Lecture 7 - Behavioral Finance: The Role of Psychology

author: Robert J. Shiller, Department of Economics, Yale University
recorded by: Yale University
published: Oct. 7, 2009,   recorded: March 2008,   views: 7381
released under terms of: Creative Commons Attribution No Derivatives (CC-BY-ND)

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Behavioral Finance is a relatively recent revolution in finance that applies insights from all of the social sciences to finance. New decision-making models incorporate psychology and sociology, among other disciplines, to explain economic and financial phenomenon, such as erratic stock price variations. Psychological patterns such as overconfidence and perceived kinks in the value function seem to impact financial decision-making, but are not included in classical theories such as the Expected Utility Theory. Kahneman and Tversky's Prospect Theory addresses such issues and sheds light on irrational deviations from traditional decision-making models.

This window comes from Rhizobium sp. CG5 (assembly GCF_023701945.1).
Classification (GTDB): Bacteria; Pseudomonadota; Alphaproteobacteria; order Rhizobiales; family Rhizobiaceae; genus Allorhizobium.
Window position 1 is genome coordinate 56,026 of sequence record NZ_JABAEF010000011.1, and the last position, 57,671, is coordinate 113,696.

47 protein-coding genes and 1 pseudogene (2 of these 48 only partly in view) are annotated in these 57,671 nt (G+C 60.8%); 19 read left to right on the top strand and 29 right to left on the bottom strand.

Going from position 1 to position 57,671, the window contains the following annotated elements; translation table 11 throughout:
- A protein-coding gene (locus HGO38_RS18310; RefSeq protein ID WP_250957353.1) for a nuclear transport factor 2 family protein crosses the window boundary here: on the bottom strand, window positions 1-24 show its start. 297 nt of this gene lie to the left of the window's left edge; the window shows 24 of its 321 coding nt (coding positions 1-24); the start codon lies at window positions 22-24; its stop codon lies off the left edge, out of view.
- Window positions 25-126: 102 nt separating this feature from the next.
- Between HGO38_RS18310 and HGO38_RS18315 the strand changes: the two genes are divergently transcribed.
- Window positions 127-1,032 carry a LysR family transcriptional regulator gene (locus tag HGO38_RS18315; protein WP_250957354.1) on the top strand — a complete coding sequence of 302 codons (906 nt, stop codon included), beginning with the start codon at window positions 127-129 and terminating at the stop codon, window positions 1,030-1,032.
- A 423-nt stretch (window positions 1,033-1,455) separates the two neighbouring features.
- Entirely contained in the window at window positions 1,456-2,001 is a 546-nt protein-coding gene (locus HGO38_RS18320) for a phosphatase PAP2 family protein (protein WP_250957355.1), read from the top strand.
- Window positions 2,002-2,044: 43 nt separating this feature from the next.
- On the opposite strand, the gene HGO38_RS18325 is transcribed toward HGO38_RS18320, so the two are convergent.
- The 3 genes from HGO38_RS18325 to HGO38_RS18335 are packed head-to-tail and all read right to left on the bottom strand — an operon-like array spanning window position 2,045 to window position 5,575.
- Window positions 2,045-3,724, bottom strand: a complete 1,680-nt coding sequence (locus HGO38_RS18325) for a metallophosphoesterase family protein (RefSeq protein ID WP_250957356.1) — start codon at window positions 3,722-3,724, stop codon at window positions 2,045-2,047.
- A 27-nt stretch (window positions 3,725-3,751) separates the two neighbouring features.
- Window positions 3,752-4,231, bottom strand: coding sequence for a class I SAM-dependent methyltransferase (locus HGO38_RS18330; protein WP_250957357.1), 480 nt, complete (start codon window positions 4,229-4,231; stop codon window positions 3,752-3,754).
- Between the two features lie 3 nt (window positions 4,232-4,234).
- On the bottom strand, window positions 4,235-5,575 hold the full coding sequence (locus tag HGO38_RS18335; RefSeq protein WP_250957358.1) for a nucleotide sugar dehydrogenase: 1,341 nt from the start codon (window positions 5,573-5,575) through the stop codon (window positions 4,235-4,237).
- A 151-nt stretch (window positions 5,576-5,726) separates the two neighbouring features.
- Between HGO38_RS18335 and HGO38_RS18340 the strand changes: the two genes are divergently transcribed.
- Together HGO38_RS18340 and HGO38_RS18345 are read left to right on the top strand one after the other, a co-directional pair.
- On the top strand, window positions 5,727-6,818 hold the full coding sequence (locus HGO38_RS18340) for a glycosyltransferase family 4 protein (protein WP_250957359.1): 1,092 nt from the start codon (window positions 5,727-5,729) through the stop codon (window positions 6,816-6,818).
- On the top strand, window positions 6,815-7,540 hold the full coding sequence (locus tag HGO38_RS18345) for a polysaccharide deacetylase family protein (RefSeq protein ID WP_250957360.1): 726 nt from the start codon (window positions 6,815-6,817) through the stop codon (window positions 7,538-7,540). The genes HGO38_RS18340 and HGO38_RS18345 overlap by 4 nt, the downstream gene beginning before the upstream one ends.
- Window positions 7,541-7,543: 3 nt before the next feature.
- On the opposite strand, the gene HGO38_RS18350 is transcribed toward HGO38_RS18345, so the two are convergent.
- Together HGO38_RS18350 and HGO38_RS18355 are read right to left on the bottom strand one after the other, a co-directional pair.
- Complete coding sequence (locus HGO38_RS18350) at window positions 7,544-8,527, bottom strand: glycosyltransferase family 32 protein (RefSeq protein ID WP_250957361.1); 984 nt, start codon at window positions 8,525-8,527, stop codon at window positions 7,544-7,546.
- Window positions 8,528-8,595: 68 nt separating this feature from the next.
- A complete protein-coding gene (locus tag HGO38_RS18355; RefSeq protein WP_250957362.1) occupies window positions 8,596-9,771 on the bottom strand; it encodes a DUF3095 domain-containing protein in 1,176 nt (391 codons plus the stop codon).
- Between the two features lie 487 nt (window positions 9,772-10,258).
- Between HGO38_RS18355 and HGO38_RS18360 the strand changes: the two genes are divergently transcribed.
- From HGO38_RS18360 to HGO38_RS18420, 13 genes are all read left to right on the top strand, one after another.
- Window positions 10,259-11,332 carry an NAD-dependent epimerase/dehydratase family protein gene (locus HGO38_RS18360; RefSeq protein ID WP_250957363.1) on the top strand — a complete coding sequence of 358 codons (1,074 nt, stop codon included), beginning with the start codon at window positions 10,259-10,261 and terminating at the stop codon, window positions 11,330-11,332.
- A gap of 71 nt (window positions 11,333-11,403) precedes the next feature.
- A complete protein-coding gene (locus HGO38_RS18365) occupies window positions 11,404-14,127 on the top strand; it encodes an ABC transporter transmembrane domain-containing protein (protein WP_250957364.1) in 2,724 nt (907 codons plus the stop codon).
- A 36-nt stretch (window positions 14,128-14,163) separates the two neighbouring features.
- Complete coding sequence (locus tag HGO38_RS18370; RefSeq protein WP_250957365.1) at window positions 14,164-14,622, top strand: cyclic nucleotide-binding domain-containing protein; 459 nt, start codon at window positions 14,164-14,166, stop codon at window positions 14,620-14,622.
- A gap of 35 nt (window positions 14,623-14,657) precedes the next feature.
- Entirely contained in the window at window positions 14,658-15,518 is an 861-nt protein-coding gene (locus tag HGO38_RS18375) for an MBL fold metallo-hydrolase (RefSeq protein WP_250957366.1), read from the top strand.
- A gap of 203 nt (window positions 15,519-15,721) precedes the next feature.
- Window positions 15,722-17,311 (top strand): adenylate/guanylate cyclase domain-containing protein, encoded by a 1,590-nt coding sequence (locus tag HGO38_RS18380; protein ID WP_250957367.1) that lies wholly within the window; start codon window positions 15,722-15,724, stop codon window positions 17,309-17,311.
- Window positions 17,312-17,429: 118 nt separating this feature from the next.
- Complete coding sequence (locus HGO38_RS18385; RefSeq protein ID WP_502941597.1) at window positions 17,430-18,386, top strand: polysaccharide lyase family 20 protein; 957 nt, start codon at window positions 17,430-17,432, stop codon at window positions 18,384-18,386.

Reading assignment:

Robert Shiller, Irrational Exuberance, chapters 3, 4, 8 and 9
Jeremy Siegel, Stocks for the Long Run, chapter 19
Fisher, Irving. "The Stock Market Panic in 1929." Journal of the American Statistical Association, Proceedings, 25 (169), pp. 93-6, 1930.
Jenter, Dirk, and Fadi Kanaan. "CEO Turnover and Relative Performance Evaluation." NBER Working Paper No. 12068, February 2006.


PowerPoint slides from screen - Lecture 7[PDF]
Problem Set 3: Stock Market Forecasting Exercise [PDF]

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